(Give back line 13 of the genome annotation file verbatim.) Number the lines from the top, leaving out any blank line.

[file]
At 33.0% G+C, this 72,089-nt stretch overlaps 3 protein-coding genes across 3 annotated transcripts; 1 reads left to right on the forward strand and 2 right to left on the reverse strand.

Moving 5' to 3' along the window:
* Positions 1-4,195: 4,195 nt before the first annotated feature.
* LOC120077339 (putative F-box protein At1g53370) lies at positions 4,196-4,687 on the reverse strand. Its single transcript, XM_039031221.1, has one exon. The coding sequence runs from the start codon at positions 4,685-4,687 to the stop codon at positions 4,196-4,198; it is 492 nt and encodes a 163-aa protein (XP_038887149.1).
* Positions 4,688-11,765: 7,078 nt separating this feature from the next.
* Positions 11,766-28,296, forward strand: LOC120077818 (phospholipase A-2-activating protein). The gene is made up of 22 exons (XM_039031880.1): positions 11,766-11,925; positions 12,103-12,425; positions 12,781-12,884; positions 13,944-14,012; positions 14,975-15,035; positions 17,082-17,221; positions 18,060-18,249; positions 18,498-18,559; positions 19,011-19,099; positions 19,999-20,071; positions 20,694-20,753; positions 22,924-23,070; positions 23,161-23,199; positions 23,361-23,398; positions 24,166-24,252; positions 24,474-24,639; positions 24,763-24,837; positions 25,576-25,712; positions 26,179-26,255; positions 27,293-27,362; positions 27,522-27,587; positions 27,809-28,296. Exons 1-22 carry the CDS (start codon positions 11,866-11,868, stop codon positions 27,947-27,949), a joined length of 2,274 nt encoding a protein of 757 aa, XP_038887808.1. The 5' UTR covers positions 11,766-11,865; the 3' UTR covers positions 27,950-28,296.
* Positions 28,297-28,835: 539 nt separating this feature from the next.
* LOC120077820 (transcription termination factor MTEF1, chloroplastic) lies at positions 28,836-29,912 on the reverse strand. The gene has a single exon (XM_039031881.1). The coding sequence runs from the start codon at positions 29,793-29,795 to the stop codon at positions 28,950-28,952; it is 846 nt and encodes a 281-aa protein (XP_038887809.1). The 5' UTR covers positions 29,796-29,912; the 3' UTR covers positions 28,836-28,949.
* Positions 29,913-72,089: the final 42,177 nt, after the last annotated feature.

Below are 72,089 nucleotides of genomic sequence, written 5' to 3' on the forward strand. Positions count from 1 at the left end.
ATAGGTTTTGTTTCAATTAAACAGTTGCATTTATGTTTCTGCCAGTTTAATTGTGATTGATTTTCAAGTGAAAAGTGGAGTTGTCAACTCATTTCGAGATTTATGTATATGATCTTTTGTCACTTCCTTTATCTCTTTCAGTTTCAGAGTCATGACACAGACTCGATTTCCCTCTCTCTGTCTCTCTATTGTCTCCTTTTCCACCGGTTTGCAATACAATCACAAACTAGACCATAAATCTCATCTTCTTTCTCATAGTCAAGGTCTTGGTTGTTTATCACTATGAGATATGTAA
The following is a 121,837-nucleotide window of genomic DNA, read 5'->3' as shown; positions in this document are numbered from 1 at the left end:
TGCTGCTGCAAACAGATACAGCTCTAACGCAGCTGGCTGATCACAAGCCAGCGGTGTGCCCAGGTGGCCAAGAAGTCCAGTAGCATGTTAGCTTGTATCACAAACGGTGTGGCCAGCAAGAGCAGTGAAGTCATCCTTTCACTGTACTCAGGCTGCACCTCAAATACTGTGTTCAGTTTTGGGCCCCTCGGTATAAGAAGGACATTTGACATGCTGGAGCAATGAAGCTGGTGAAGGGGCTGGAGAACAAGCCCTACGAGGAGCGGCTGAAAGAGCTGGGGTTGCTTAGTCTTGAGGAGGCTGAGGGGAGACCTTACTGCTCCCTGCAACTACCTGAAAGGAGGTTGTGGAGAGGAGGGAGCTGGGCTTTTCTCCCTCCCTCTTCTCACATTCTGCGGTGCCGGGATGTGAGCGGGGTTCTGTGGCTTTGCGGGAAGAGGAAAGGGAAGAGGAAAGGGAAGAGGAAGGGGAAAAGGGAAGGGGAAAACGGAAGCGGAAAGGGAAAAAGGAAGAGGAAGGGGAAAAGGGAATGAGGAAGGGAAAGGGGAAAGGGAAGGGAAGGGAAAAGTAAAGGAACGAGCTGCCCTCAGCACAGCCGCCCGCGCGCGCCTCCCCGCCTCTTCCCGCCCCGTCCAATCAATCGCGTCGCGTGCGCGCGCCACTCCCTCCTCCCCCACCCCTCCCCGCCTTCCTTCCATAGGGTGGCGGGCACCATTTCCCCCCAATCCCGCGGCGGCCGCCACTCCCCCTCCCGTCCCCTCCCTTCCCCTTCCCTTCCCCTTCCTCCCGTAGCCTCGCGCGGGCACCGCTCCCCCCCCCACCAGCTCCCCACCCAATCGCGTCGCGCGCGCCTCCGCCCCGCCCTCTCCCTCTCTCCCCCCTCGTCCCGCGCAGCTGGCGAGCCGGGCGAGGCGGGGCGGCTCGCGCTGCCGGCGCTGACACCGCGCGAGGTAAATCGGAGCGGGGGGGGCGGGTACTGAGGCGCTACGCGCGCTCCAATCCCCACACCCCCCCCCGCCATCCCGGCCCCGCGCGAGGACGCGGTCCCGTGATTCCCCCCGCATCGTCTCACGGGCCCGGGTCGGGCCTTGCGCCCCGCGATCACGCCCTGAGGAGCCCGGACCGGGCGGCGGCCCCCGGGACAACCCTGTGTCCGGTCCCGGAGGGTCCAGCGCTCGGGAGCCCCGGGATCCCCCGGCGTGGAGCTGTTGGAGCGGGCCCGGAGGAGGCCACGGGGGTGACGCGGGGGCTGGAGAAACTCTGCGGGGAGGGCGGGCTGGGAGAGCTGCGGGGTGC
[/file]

TGCTGCTGCAAACAGATACAGCTCTAACGCAGCTGGCTGATCACAAGCCAGCGGTGTGCCCAGGTGGCCAAGAAGTCCAGTAGCATGTTAGCTTGTATCACAAACGGTGTGGCCAGCAAGAGCAGTGAAGTCATCCTTTCACTGTACTCAGGCTGCACCTCAAATACTGTGTTCAGTTTTGGGCCCCTCGGTATAAGAAGGACATTTGACATGCTGGAGCAATGAAGCTGGTGAAGGGGCTGGAGAACAAGCCCTACGAGGAGCGGCTGAAAGAGCTGGGGTTGCTTAGTCTTGAGGAGGCTGAGGGGAGACCTTACTGCTCCCTGCAACTACCTGAAAGGAGGTTGTGGAGAGGAGGGAGCTGGGCTTTTCTCCCTCCCTCTTCTCACATTCTGCGGTGCCGGGATGTGAGCGGGGTTCTGTGGCTTTGCGGGAAGAGGAAAGGGAAGAGGAAAGGGAAGAGGAAGGGGAAAAGGGAAGGGGAAAACGGAAGCGGAAAGGGAAAAAGGAAGAGGAAGGGGAAAAGGGAATGAGGAAGGGAAAGGGGAAAGGGAAGGGAAGGGAAAAGTAAAGGAACGAGCTGCCCTCAGCACAGCCGCCCGCGCGCGCCTCCCCGCCTCTTCCCGCCCCGTCCAATCAATCGCGTCGCGTGCGCGCGCCACTCCCTCCTCCCCCACCCCTCCCCGCCTTCCTTCCATAGGGTGGCGGGCACCATTTCCCCCCAATCCCGCGGCGGCCGCCACTCCCCCTCCCGTCCCCTCCCTTCCCCTTCCCTTCCCCTTCCTCCCGTAGCCTCGCGCGGGCACCGCTCCCCCCCCCACCAGCTCCCCACCCAATCGCGTCGCGCGCGCCTCCGCCCCGCCCTCTCCCTCTCTCCCCCCTCGTCCCGCGCAGCTGGCGAGCCGGGCGAGGCGGGGCGGCTCGCGCTGCCGGCGCTGACACCGCGCGAGGTAAATCGGAGCGGGGGGGGCGGGTACTGAGGCGCTACGCGCGCTCCAATCCCCACACCCCCCCCCGCCATCCCGGCCCCGCGCGAGGACGCGGTCCCGTGATTCCCCCCGCATCGTCTCACGGGCCCGGGTCGGGCCTTGCGCCCCGCGATCACGCCCTGAGGAGCCCGGACCGGGCGGCGGCCCCCGGGACAACCCTGTGTCCGGTCCCGGAGGGTCCAGCGCTCGGGAGCCCCGGGATCCCCCGGCGTGGAGCTGTTGGAGCGGGCCCGGAGGAGGCCACGGGGGTGACGCGGGGGCTGGAGAAACTCTGCGGGGAGGGCGGGCTGGGAGAGCTGCGGGGTGC